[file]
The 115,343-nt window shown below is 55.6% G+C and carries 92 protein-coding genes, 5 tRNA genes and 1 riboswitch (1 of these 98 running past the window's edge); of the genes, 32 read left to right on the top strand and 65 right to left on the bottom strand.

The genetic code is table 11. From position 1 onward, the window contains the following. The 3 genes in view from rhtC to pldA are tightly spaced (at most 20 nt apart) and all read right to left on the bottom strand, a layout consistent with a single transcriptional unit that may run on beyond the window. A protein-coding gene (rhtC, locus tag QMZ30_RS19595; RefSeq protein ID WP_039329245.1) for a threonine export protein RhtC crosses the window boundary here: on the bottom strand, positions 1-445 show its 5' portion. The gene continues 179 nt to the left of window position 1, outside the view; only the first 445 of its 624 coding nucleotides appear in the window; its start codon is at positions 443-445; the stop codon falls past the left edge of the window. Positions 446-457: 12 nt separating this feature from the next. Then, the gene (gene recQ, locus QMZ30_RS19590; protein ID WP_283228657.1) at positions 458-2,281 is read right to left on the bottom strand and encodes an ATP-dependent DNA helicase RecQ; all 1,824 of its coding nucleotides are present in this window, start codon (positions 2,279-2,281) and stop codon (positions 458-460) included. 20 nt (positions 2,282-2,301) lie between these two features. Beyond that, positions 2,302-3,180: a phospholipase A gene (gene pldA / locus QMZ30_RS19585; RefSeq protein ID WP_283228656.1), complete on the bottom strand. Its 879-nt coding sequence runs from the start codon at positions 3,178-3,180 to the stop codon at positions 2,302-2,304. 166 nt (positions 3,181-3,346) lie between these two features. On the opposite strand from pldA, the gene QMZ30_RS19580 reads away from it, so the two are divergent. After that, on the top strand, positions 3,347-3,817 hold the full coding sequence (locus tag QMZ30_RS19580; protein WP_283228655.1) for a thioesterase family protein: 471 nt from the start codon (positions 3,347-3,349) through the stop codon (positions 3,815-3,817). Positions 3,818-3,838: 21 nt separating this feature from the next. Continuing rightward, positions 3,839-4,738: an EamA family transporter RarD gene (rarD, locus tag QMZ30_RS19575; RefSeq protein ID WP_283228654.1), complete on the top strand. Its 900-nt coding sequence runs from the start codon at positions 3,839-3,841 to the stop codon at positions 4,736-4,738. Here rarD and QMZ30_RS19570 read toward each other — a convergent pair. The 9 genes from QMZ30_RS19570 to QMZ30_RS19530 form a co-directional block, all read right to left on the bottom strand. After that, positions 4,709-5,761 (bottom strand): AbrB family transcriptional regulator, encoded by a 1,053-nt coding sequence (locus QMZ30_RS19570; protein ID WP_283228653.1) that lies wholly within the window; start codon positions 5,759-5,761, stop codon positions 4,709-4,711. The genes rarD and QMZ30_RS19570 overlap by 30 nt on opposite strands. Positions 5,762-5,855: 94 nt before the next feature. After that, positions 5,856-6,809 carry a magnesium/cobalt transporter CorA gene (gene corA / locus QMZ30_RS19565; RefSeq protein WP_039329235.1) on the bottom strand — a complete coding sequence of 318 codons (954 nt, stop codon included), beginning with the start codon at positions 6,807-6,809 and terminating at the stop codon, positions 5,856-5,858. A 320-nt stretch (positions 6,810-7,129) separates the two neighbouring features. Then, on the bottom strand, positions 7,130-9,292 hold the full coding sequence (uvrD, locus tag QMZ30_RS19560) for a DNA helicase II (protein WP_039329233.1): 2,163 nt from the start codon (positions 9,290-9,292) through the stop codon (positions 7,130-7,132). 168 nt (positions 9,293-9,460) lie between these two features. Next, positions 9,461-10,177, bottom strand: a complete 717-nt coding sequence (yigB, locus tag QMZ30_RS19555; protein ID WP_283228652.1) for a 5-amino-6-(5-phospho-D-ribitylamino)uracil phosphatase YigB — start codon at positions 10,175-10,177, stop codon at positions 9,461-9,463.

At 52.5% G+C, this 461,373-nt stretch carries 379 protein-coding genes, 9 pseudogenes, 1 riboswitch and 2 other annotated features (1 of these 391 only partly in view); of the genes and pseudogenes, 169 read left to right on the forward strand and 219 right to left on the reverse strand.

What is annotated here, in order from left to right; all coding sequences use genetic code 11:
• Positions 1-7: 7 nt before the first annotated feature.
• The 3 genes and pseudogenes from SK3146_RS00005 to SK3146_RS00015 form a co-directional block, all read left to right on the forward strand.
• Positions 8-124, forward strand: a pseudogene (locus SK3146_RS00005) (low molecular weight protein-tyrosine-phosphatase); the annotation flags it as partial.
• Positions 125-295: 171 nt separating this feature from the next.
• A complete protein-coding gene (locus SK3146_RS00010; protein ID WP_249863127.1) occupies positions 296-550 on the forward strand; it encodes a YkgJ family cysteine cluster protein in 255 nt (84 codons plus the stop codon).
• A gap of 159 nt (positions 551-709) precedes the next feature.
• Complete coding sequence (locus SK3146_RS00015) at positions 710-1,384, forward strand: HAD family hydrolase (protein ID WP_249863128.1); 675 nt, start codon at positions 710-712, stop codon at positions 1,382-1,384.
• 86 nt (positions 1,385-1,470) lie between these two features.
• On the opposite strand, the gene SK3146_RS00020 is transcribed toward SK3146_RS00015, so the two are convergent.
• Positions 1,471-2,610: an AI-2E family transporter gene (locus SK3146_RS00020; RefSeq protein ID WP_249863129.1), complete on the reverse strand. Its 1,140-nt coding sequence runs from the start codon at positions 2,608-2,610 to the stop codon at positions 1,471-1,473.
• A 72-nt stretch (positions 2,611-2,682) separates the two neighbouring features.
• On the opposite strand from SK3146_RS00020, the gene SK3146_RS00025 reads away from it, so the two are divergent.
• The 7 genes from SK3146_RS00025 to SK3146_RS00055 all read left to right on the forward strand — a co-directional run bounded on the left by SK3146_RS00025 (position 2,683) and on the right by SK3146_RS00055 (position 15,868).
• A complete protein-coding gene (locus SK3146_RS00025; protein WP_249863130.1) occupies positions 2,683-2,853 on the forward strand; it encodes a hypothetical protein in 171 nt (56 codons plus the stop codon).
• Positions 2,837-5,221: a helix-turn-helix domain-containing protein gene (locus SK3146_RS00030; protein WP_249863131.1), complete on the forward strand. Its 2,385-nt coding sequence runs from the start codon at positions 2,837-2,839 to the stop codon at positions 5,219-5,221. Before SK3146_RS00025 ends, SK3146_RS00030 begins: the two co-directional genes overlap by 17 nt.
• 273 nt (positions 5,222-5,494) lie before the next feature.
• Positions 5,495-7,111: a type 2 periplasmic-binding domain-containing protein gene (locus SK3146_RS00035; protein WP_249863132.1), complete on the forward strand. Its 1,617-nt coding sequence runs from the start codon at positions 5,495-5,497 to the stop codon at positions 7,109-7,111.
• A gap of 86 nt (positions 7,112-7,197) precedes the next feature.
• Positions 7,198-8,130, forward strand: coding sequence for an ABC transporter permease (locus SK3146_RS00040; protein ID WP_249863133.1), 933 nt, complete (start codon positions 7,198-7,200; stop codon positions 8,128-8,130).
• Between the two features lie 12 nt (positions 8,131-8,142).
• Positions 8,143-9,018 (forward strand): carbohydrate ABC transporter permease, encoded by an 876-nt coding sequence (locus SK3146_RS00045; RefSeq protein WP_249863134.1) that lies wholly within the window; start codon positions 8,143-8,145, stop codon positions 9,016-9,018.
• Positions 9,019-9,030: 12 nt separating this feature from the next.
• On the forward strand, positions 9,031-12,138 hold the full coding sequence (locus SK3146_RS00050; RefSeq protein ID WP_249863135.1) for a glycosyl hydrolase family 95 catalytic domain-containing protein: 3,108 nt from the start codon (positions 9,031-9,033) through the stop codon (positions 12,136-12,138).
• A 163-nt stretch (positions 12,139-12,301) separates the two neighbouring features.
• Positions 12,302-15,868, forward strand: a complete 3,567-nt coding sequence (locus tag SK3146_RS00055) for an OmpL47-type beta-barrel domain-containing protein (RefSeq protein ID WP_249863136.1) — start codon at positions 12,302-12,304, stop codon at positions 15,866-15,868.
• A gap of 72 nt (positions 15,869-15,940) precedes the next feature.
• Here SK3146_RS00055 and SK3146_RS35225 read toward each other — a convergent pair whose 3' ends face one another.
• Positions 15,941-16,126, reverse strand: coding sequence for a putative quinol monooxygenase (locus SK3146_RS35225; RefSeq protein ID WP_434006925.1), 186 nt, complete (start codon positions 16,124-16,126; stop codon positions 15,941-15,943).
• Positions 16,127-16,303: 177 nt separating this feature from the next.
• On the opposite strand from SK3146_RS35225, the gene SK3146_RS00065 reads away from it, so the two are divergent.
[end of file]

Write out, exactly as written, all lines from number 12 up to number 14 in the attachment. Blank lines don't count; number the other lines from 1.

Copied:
• 86 nt (positions 1,385-1,470) lie between these two features.
• On the opposite strand, the gene SK3146_RS00020 is transcribed toward SK3146_RS00015, so the two are convergent.
• Positions 1,471-2,610: an AI-2E family transporter gene (locus SK3146_RS00020; RefSeq protein ID WP_249863129.1), complete on the reverse strand. Its 1,140-nt coding sequence runs from the start codon at positions 2,608-2,610 to the stop codon at positions 1,471-1,473.